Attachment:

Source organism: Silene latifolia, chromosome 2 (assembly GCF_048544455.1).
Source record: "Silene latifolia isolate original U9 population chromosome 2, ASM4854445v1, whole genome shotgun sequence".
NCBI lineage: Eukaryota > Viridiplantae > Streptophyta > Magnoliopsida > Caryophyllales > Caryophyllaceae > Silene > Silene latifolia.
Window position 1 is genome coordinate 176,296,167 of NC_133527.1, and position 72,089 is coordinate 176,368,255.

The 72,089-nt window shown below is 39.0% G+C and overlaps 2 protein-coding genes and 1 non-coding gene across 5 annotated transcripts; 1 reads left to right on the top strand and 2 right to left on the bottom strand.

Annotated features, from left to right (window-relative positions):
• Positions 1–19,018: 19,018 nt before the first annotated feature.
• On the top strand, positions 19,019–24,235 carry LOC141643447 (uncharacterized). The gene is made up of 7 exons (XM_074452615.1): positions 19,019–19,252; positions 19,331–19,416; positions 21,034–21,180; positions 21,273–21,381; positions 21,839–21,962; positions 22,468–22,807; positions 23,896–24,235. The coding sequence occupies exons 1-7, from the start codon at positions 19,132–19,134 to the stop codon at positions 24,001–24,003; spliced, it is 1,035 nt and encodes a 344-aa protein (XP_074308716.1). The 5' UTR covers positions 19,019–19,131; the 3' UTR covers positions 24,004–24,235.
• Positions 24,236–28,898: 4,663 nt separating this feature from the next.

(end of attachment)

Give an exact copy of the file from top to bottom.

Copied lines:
Source organism: Silene latifolia, chromosome 2 (assembly GCF_048544455.1).
Source record: "Silene latifolia isolate original U9 population chromosome 2, ASM4854445v1, whole genome shotgun sequence".
NCBI lineage: Eukaryota > Viridiplantae > Streptophyta > Magnoliopsida > Caryophyllales > Caryophyllaceae > Silene > Silene latifolia.
Window position 1 is genome coordinate 176,296,167 of NC_133527.1, and position 72,089 is coordinate 176,368,255.

The 72,089-nt window shown below is 39.0% G+C and overlaps 2 protein-coding genes and 1 non-coding gene across 5 annotated transcripts; 1 reads left to right on the top strand and 2 right to left on the bottom strand.

Annotated features, from left to right (window-relative positions):
• Positions 1–19,018: 19,018 nt before the first annotated feature.
• On the top strand, positions 19,019–24,235 carry LOC141643447 (uncharacterized). The gene is made up of 7 exons (XM_074452615.1): positions 19,019–19,252; positions 19,331–19,416; positions 21,034–21,180; positions 21,273–21,381; positions 21,839–21,962; positions 22,468–22,807; positions 23,896–24,235. The coding sequence occupies exons 1-7, from the start codon at positions 19,132–19,134 to the stop codon at positions 24,001–24,003; spliced, it is 1,035 nt and encodes a 344-aa protein (XP_074308716.1). The 5' UTR covers positions 19,019–19,131; the 3' UTR covers positions 24,004–24,235.
• Positions 24,236–28,898: 4,663 nt separating this feature from the next.